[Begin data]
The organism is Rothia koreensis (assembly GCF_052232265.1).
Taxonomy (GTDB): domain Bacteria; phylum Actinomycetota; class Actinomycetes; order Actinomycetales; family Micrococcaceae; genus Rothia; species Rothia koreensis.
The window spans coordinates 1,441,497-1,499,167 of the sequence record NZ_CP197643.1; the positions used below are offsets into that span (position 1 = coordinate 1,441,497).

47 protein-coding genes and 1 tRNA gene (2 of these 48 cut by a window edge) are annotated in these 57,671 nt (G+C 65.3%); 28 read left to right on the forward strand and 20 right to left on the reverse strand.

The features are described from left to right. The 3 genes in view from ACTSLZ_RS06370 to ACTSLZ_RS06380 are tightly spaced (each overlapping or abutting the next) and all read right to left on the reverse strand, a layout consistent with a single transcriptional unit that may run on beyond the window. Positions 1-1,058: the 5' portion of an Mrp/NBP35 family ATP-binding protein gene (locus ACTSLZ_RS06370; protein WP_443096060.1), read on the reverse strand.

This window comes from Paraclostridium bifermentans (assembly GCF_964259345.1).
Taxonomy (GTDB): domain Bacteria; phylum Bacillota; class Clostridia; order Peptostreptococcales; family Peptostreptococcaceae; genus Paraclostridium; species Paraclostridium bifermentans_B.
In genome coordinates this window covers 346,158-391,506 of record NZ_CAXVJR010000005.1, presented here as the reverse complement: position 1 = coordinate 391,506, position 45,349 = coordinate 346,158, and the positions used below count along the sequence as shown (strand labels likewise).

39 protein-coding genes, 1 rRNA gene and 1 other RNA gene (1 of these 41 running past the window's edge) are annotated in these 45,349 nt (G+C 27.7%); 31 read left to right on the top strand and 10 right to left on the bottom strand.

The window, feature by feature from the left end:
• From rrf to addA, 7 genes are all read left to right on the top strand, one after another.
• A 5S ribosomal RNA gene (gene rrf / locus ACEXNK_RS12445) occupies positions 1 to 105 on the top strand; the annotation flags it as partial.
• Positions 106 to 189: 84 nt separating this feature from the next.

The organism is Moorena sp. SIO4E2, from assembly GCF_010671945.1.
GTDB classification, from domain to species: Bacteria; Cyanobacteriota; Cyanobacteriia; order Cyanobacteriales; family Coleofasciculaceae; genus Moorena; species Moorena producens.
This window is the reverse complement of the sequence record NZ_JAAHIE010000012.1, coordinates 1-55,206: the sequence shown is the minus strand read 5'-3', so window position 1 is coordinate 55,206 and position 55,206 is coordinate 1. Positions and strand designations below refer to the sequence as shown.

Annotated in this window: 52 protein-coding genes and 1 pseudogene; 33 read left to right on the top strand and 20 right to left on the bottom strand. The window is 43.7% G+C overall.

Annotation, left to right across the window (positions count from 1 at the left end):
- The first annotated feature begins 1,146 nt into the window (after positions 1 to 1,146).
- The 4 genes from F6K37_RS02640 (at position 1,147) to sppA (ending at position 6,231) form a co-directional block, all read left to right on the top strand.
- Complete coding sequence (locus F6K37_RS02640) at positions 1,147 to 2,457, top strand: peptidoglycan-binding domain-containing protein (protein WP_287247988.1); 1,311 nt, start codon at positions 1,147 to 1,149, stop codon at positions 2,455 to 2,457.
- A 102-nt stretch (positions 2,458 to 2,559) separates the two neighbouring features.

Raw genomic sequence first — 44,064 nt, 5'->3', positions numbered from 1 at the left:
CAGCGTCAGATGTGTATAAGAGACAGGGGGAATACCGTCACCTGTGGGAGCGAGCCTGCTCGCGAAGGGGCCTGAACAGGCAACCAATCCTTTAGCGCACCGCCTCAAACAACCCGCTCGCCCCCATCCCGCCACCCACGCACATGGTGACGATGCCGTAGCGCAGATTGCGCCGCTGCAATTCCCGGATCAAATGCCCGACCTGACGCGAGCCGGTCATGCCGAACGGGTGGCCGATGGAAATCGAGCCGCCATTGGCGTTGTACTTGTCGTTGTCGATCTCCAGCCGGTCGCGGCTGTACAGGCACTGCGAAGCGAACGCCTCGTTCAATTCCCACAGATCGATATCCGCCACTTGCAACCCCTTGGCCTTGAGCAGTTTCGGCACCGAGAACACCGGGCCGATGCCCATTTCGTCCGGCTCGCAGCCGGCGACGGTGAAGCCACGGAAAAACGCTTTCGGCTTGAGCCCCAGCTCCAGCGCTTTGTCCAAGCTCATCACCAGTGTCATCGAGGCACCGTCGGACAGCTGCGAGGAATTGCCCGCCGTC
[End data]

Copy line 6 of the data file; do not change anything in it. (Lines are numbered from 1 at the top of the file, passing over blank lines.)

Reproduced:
This window comes from Paraclostridium bifermentans (assembly GCF_964259345.1).